[A little narrow glen by the side of the fiord, on ALLMERS'S property. On the left,
lofty old trees overarch the spot. Down the slope in the background a brook
comes leaping, and loses itself among the stones on the margin of the wood. A
path winds along by the brook-side. To the right there are only a few single trees,
between which the fiord is visible. In front is seen the corner of a boat-shed with
a boat drawn up. Under the old trees on the left stands a table with a bench and
one or two chairs, all made of thin birch-staves. It is a heavy, damp day, with
driving mist wreaths.]
[ALFRED ALLMERS, dressed as before, sits on the bench, leaning his arms on
the table. His hat lies before him. He gazes absently and immovably out over the
[Presently ASTA ALLMERS comes down the woodpath. She is carrying an open
ASTA. [Goes quietly and cautiously up to him.] You ought not to sit down here in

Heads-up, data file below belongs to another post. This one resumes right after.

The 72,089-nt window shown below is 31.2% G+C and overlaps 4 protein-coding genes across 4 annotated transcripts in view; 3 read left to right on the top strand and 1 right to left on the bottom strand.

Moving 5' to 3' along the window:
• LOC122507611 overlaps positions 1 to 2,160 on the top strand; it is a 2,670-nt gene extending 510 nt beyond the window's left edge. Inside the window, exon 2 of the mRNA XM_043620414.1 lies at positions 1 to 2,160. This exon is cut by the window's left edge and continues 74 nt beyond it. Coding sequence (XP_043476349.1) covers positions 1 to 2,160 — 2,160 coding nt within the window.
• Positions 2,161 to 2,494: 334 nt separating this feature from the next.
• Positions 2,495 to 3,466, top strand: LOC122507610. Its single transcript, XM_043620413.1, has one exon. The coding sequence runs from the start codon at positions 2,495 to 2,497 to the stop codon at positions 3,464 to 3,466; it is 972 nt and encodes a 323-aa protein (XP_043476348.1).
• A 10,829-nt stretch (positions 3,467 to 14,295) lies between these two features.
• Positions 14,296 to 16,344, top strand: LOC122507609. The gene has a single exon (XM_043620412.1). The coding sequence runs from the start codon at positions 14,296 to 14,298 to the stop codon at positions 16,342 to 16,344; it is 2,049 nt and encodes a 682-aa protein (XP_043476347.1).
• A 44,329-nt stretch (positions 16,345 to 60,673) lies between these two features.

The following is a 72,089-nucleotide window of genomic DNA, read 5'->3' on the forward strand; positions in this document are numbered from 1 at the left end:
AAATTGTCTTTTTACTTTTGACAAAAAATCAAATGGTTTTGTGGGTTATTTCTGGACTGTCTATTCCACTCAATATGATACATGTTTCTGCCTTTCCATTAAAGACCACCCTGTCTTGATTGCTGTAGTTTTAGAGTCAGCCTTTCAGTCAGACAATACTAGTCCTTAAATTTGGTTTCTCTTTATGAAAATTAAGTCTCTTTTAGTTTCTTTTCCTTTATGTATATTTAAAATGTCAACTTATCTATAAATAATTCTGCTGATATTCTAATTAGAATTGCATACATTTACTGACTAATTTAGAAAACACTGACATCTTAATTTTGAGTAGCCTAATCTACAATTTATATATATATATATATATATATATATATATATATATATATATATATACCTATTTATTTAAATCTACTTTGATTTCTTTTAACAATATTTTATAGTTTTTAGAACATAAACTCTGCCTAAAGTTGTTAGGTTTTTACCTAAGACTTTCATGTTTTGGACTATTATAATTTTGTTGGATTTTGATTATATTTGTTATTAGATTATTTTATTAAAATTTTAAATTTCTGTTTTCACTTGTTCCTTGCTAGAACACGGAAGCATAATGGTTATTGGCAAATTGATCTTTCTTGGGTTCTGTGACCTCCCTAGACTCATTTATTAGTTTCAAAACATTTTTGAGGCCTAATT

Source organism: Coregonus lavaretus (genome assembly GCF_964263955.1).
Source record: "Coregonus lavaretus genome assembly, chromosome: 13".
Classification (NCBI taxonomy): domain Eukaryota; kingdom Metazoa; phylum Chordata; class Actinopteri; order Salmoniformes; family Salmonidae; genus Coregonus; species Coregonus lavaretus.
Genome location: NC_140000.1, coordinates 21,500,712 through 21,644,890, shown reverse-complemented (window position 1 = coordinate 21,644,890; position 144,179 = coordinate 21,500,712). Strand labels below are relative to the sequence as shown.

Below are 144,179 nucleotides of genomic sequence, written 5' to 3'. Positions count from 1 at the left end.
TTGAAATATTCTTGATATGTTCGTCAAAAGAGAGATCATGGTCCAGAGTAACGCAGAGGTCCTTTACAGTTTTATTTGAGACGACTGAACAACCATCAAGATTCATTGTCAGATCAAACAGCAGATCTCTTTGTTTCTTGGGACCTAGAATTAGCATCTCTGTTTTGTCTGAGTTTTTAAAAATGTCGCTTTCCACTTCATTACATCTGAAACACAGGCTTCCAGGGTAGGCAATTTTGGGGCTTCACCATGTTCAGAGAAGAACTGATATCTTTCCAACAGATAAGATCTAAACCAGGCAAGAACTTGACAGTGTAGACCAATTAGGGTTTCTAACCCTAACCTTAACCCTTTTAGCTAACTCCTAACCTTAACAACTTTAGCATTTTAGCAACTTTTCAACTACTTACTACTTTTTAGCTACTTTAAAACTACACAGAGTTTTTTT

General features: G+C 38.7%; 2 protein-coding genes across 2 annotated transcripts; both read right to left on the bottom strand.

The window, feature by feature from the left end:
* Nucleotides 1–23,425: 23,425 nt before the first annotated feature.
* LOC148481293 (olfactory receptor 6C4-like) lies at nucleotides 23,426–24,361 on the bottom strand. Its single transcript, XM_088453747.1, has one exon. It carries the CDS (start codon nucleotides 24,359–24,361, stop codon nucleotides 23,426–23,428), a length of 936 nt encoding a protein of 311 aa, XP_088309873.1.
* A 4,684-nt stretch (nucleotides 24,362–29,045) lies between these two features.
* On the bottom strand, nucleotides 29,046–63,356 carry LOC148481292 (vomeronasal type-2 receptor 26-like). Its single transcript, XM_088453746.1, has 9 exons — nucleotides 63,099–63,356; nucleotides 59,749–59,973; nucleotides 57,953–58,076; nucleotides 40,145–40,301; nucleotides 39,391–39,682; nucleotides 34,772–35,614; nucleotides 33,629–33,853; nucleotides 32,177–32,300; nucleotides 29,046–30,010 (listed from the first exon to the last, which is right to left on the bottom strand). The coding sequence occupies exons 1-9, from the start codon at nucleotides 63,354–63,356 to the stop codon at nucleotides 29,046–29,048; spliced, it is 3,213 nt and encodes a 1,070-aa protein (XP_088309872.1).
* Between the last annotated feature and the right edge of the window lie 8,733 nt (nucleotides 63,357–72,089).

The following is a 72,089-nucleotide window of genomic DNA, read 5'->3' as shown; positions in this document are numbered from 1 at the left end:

this gloomy weather, Alfred.
ALLMERS. [Nods slowly without answering.]
ASTA. [Closing her umbrella.] I have been searching for you such a long time.
ALLMERS. [Without expression.] Thank you.
ASTA. [Moves a chair and seats herself close to him.] Have you been sitting
here long? All the time?
ALLMERS. [Does not answer at first. Presently he says.] No, I cannot grasp it. It
seems so utterly impossible.
ASTA. [Laying her hand compassionately on his arm.] Poor Alfred!
ALLMERS. [Gazing at her.] Is it really true then, Asta? Or have I gone mad? Or
am I only dreaming? Oh, if it were only a dream! Just think, if I were to waken
ASTA. Oh, if I could only waken you!
ALLMERS. [Looking out over the water.] How pitiless the fiord looks to-day, lying
so heavy and drowsy--leaden-grey--with splashes of yellow--and reflecting the
ASTA. [Imploringly.] Oh, Alfred, don't sit staring out over the fiord!